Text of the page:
Congratulations are in order for Horse & Hound’s charity of the year World Horse Welfare, which has won a people’s choice award at RHS Chelsea Flower Show (23-27 May).

The charity won the artisan gardens category on 26 May for its special garden which tells the story of Clippy, a 12hh dapple grey pony who was rescued from terrible conditions by World Horse Welfare and restored to health.

Designed by Adam Woolcott and Jonathan Smith (pictured below), the garden features a life-size sculpture of Clippy, created by sculptor Tom Hill from horseshoes donated by equine stars including Valegro, Big Star, Nip Tuck, Uthopia, Casaionato, and Billy the Biz.

The garden, which also scooped a gold award at this year’s show, was funded by a private donor and aims to shine a spotlight on “invisible” horses around the world whose suffering goes unnoticed or ignored.

“World Horse Welfare is on cloud nine having been awarded the RHS people’s choice award for their artisan garden,” said World Horse Welfare chief executive Roly Owers.

“We are both ecstatic and humbled to receive this award. Throughout this exhilarating project to mark our 90th anniversary we have received incredible support at Chelsea and beyond — and the fact so many have taken the effort to vote for us is just awe-inspiring.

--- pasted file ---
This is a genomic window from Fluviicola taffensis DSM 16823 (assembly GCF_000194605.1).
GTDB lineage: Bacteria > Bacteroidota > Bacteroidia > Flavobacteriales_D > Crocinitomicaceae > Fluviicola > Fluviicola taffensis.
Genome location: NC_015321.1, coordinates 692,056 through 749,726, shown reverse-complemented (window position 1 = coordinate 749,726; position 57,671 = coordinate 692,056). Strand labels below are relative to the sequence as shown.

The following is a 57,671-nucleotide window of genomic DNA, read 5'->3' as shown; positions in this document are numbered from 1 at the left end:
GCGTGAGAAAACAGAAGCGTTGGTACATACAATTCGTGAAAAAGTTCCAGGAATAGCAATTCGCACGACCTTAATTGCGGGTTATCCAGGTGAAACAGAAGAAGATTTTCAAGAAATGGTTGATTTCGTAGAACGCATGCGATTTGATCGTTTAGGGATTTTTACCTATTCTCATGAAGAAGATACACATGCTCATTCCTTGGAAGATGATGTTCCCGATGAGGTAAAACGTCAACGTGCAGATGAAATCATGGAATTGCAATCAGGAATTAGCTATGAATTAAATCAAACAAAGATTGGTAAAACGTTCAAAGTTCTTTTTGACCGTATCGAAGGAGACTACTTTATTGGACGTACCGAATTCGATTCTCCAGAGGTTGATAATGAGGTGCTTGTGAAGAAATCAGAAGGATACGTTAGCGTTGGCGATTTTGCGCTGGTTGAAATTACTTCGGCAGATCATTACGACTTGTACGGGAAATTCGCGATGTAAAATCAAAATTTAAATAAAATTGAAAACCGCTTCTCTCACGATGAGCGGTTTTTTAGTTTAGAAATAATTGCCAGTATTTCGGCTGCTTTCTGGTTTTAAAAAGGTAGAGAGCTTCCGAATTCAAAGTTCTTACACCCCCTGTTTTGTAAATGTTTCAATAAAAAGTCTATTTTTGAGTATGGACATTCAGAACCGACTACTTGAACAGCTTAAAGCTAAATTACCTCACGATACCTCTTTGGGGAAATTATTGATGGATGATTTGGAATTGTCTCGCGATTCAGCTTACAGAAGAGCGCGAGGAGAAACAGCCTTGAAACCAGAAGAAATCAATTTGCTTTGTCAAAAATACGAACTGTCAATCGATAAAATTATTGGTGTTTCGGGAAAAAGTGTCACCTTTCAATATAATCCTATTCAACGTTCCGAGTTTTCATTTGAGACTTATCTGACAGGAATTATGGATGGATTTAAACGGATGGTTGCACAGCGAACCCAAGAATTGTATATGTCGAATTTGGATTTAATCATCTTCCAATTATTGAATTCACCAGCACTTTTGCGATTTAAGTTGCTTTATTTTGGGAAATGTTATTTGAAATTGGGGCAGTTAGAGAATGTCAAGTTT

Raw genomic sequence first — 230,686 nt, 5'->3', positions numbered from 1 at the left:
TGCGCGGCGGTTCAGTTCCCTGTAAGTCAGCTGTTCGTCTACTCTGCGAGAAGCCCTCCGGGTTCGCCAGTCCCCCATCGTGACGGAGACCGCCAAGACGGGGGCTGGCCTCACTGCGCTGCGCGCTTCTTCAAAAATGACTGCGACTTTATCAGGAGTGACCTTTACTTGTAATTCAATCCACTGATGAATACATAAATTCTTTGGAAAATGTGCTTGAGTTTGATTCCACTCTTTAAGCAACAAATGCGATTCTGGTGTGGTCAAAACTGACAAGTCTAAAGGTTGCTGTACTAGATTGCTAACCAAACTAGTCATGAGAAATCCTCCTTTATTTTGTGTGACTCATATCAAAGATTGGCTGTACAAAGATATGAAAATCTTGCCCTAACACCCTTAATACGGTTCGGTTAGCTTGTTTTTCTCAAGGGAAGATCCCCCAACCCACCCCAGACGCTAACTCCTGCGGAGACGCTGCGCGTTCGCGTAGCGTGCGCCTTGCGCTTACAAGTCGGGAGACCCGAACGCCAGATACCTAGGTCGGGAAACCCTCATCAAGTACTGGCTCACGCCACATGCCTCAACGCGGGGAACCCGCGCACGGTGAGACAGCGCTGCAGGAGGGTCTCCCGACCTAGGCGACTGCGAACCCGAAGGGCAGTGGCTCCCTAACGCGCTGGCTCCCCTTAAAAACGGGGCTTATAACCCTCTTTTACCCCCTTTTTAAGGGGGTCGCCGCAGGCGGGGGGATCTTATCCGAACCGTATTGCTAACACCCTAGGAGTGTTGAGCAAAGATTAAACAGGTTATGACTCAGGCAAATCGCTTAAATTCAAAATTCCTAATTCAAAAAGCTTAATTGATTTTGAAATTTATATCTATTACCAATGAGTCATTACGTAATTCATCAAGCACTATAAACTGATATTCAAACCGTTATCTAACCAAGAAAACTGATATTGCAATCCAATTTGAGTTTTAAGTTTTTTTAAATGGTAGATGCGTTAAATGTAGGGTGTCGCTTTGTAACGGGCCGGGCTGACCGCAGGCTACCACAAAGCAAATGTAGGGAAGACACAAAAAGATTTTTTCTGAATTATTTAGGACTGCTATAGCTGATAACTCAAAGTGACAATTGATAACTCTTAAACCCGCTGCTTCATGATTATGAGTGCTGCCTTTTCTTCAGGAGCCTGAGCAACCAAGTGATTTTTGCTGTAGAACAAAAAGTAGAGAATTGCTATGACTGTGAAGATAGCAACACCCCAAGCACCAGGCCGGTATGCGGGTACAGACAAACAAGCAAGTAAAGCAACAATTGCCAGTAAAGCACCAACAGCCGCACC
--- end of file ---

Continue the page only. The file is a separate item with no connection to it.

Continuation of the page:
“The gold medal, the gorgeous weather, now the people’s choice, but above all the extraordinary impact that the garden has had on visitors and viewers throughout the week has been nothing short of sensational — it is fair to say our cake has more icing than cake just now!

Roly Owers and Hugh Bonneville

“To have got here has taken a herculean team effort. Our garden designers Adam Woolcott and Jonathan Smith have put their heart and soul into telling the story of our work through such a beautiful and emotive garden. And they have been given unflinching support by Conway Landscapes, Tom Hill Sculpture, stonemason Martin Cook, the RHS Chelsea Flower Show, all the celebrity (highly visible) horses and their owners who donated their shoes for the sculpture of Clippy, the thousands of visitors to the garden and of course the private donor who made our garden possible.

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“In 1927 World Horse Welfare’s founder established the charity to raise awareness of the plight of desperately vulnerable horses. I really do feel she would be so proud that we have received this breathtaking level of public support this week. But Clippy’s story was all about highlighting the need for World Horse Welfare in 2017 – please call us if you are concerned about a horse and do consider getting involved with World Horse Welfare. We simply cannot help horses without you.”